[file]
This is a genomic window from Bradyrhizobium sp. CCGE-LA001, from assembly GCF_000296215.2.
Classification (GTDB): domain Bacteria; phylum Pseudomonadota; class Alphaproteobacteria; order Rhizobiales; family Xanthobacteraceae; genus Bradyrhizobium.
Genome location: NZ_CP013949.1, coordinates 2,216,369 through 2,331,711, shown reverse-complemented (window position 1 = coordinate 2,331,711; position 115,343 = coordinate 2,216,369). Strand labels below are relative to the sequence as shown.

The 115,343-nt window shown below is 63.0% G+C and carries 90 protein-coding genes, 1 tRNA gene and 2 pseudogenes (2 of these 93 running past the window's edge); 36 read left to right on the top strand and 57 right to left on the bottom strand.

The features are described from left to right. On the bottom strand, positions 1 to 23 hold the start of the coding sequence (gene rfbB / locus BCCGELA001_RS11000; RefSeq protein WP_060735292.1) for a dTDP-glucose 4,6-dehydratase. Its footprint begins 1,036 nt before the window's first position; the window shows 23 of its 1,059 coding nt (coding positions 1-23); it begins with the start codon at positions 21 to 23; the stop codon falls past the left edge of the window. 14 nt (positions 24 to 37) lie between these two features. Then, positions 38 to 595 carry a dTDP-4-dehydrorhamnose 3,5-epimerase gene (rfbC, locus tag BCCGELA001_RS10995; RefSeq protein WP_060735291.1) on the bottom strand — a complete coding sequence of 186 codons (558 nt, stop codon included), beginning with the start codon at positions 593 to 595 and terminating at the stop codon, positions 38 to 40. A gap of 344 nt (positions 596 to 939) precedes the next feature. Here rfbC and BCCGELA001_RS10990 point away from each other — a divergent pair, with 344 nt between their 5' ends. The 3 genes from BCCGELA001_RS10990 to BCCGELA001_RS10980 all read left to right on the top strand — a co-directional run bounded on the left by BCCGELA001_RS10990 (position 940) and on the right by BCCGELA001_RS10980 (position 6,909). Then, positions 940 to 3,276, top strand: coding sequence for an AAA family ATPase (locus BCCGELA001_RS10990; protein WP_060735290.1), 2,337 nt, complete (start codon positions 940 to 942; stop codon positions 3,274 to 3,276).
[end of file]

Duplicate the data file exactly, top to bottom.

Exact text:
This is a genomic window from Bradyrhizobium sp. CCGE-LA001, from assembly GCF_000296215.2.
Classification (GTDB): domain Bacteria; phylum Pseudomonadota; class Alphaproteobacteria; order Rhizobiales; family Xanthobacteraceae; genus Bradyrhizobium.
Genome location: NZ_CP013949.1, coordinates 2,216,369 through 2,331,711, shown reverse-complemented (window position 1 = coordinate 2,331,711; position 115,343 = coordinate 2,216,369). Strand labels below are relative to the sequence as shown.

The 115,343-nt window shown below is 63.0% G+C and carries 90 protein-coding genes, 1 tRNA gene and 2 pseudogenes (2 of these 93 running past the window's edge); 36 read left to right on the top strand and 57 right to left on the bottom strand.

The features are described from left to right. On the bottom strand, positions 1 to 23 hold the start of the coding sequence (gene rfbB / locus BCCGELA001_RS11000; RefSeq protein WP_060735292.1) for a dTDP-glucose 4,6-dehydratase. Its footprint begins 1,036 nt before the window's first position; the window shows 23 of its 1,059 coding nt (coding positions 1-23); it begins with the start codon at positions 21 to 23; the stop codon falls past the left edge of the window. 14 nt (positions 24 to 37) lie between these two features. Then, positions 38 to 595 carry a dTDP-4-dehydrorhamnose 3,5-epimerase gene (rfbC, locus tag BCCGELA001_RS10995; RefSeq protein WP_060735291.1) on the bottom strand — a complete coding sequence of 186 codons (558 nt, stop codon included), beginning with the start codon at positions 593 to 595 and terminating at the stop codon, positions 38 to 40. A gap of 344 nt (positions 596 to 939) precedes the next feature. Here rfbC and BCCGELA001_RS10990 point away from each other — a divergent pair, with 344 nt between their 5' ends. The 3 genes from BCCGELA001_RS10990 to BCCGELA001_RS10980 all read left to right on the top strand — a co-directional run bounded on the left by BCCGELA001_RS10990 (position 940) and on the right by BCCGELA001_RS10980 (position 6,909). Then, positions 940 to 3,276, top strand: coding sequence for an AAA family ATPase (locus BCCGELA001_RS10990; protein WP_060735290.1), 2,337 nt, complete (start codon positions 940 to 942; stop codon positions 3,274 to 3,276).